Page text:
Los Angeles – Gold bullion prices inched down just 40 cents to close the week at $1,494.50 an ounce while gold continued to consolidate. Silver slipped 0.65 percent or $0.23 to end the week at $35.37 an ounce, as the gold-silver ratio rose to 42.25 and silver underperformed gold for the week.
Precious metals got a boost last week when Hal Lehr, Deutsche Bank’s managing director for cross-commodity trading, said in an interview on Monday, “I’m bullish on gold despite its current levels, it could reach $2,000 an ounce in the next eight months.” Mary Ann Bartels, head of market analysis at Bank of America/Merrill Lynch, said on Wednesday that “[Silver] is still in an uptrend, despite the sharp sell-off” and predicted that silver will reach $50 an ounce by the end of this year.
Online real estate firm Zillow reported last week that today’s housing prices are falling faster than at any time since 2008. The report goes on to say that average home prices are down 8 percent from a year ago and are falling precipitously at a rate of about 1 percent per month. The rapid decline in prices has increased the number of properties now underwater to a high of over 28 percent in the first quarter of 2011.
Due to the weak housing market, the Federal Reserve may be forced to relent and extend its easy money policy to include a QE3. If the Fed allows rates to increase, the upward pressure that will be exerted on mortgage rates could halt whatever demand remains for housing.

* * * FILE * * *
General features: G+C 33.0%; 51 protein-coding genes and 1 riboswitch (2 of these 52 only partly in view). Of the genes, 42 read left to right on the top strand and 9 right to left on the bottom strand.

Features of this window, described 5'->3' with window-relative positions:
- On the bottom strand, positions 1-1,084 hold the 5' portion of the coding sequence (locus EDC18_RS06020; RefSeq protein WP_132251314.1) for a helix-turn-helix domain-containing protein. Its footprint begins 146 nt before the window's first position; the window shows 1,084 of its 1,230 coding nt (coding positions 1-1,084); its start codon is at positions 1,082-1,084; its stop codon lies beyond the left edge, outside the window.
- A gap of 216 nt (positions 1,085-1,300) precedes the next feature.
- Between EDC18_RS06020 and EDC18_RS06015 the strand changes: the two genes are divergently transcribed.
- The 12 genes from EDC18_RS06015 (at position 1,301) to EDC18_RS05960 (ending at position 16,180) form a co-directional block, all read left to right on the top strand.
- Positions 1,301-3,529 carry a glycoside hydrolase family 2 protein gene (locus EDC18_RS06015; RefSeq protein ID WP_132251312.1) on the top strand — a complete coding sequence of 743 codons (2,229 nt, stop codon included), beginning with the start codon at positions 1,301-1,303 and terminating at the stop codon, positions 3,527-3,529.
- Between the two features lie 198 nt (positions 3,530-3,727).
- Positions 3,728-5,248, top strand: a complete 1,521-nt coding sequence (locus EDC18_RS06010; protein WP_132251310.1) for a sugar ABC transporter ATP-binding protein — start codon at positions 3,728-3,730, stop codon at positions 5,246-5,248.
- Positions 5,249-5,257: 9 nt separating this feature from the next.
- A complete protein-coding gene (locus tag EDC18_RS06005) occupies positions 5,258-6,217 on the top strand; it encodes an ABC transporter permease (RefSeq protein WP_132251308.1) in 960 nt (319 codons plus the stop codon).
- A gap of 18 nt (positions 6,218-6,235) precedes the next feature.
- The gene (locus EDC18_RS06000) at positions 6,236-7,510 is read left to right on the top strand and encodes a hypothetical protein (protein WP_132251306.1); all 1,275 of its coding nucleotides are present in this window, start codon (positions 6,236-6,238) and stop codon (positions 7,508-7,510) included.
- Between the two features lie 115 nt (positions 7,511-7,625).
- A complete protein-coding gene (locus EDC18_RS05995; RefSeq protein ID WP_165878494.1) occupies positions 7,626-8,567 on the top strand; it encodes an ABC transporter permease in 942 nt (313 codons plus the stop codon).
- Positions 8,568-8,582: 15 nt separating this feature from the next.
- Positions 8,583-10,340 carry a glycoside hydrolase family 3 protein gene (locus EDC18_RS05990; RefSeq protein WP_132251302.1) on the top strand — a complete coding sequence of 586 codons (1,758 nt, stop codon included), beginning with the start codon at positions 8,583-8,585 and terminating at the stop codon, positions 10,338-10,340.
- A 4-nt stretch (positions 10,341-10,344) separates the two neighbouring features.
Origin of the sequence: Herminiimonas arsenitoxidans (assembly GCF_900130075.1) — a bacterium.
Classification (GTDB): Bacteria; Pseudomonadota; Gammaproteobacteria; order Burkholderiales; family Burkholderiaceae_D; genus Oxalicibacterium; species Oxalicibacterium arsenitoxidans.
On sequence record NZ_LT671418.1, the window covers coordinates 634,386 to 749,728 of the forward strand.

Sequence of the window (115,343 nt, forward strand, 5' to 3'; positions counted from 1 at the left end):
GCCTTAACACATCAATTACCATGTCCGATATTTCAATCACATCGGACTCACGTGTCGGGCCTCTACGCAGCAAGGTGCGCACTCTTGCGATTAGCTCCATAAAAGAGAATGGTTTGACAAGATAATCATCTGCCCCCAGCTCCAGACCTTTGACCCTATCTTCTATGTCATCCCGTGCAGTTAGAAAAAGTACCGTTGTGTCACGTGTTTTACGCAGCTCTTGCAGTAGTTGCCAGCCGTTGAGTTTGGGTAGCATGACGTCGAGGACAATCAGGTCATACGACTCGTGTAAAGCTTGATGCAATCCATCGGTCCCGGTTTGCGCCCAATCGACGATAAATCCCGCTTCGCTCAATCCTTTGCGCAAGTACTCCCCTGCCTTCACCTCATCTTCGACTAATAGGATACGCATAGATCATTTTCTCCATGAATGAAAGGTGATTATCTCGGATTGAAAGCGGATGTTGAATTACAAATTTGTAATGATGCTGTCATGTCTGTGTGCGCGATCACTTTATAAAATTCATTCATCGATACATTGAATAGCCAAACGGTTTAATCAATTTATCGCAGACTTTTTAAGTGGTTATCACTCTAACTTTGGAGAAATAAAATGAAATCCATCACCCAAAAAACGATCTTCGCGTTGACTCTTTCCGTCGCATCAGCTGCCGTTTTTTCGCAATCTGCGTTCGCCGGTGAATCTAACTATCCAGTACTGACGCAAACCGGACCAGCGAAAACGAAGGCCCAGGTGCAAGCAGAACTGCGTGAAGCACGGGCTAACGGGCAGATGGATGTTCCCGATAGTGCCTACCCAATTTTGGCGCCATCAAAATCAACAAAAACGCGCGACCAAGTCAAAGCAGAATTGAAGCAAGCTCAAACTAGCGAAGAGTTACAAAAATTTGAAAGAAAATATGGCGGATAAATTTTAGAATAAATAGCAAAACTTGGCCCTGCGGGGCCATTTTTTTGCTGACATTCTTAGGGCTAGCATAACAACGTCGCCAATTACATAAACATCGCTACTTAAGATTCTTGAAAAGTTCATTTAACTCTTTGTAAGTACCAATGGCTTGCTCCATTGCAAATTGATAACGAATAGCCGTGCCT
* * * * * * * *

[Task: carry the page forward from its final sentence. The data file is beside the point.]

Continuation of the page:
A recent Bloomberg poll showed that a majority of global investors believe within 5 years the Chinese Yuan will be convertible into other major currencies. “If we get to the stage that the Yuan is convertible and there’s a liquid government bond market available to invest in, it would mean that the Chinese Yuan becomes a possible viable alternative to the dollar,” said Mansoor Mohi-uddin, chief currency strategist at UBS AG. “The euro hasn’t been able to fulfill that.”
Bank of Mexico governor Agustin Carstens said on Wednesday that Mexico’s central bank wasn’t dumping the U.S. dollar as its reserve currency, but it realizes the value of holding gold as a portion of its reserves. During the first quarter of 2011, the central bank purchased more than $4 billion (93.3 tons) of gold bullion, bringing its total holdings to just over 100 metric tons.
Steve Forbes predicted a return to the gold standard in the U.S. within five years. Forbes feels that a return to the gold standard would curtail much of the excessive fiscal spending that is so prevalent in the capital and would prevent the Fed from printing excessive amounts of money. “What seems astonishing today could become conventional wisdom in a short period of time,” says Forbes, according to the website HumanEvents.com.
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American Bullion specializes in adding gold and silver to retirement accounts. If you have a question or would like to know more about your investment options, please call American Bullion at 1-800-326-9598 to speak with a precious metals specialist.